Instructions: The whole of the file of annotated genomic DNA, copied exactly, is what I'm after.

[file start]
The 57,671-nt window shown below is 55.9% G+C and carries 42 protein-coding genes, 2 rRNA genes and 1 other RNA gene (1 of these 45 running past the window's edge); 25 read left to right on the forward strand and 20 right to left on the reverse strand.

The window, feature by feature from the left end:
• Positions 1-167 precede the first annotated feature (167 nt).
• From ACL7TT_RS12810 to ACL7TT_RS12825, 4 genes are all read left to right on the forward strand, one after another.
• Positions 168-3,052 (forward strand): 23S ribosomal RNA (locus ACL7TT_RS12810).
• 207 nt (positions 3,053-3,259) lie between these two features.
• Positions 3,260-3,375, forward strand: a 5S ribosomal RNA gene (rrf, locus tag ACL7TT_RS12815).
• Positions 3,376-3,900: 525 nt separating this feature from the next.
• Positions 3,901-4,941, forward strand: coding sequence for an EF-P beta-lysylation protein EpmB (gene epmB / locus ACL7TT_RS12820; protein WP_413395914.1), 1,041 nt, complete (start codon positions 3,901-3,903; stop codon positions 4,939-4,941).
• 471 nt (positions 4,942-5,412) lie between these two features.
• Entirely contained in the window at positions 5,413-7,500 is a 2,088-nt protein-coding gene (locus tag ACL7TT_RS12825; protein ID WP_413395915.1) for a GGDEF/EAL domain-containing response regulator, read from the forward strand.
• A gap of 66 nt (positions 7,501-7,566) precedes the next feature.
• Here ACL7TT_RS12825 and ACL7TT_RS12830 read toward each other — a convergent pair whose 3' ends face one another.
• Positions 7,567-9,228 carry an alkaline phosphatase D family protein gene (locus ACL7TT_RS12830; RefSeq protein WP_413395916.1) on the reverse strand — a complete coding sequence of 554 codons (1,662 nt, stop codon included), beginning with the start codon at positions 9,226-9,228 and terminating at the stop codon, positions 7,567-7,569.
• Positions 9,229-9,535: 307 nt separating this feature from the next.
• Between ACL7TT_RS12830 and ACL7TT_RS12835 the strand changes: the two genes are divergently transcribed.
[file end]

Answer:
The 57,671-nt window shown below is 55.9% G+C and carries 42 protein-coding genes, 2 rRNA genes and 1 other RNA gene (1 of these 45 running past the window's edge); 25 read left to right on the forward strand and 20 right to left on the reverse strand.

The window, feature by feature from the left end:
• Positions 1-167 precede the first annotated feature (167 nt).
• From ACL7TT_RS12810 to ACL7TT_RS12825, 4 genes are all read left to right on the forward strand, one after another.
• Positions 168-3,052 (forward strand): 23S ribosomal RNA (locus ACL7TT_RS12810).
• 207 nt (positions 3,053-3,259) lie between these two features.
• Positions 3,260-3,375, forward strand: a 5S ribosomal RNA gene (rrf, locus tag ACL7TT_RS12815).
• Positions 3,376-3,900: 525 nt separating this feature from the next.
• Positions 3,901-4,941, forward strand: coding sequence for an EF-P beta-lysylation protein EpmB (gene epmB / locus ACL7TT_RS12820; protein WP_413395914.1), 1,041 nt, complete (start codon positions 3,901-3,903; stop codon positions 4,939-4,941).
• 471 nt (positions 4,942-5,412) lie between these two features.
• Entirely contained in the window at positions 5,413-7,500 is a 2,088-nt protein-coding gene (locus tag ACL7TT_RS12825; protein ID WP_413395915.1) for a GGDEF/EAL domain-containing response regulator, read from the forward strand.
• A gap of 66 nt (positions 7,501-7,566) precedes the next feature.
• Here ACL7TT_RS12825 and ACL7TT_RS12830 read toward each other — a convergent pair whose 3' ends face one another.
• Positions 7,567-9,228 carry an alkaline phosphatase D family protein gene (locus ACL7TT_RS12830; RefSeq protein WP_413395916.1) on the reverse strand — a complete coding sequence of 554 codons (1,662 nt, stop codon included), beginning with the start codon at positions 9,226-9,228 and terminating at the stop codon, positions 7,567-7,569.
• Positions 9,229-9,535: 307 nt separating this feature from the next.
• Between ACL7TT_RS12830 and ACL7TT_RS12835 the strand changes: the two genes are divergently transcribed.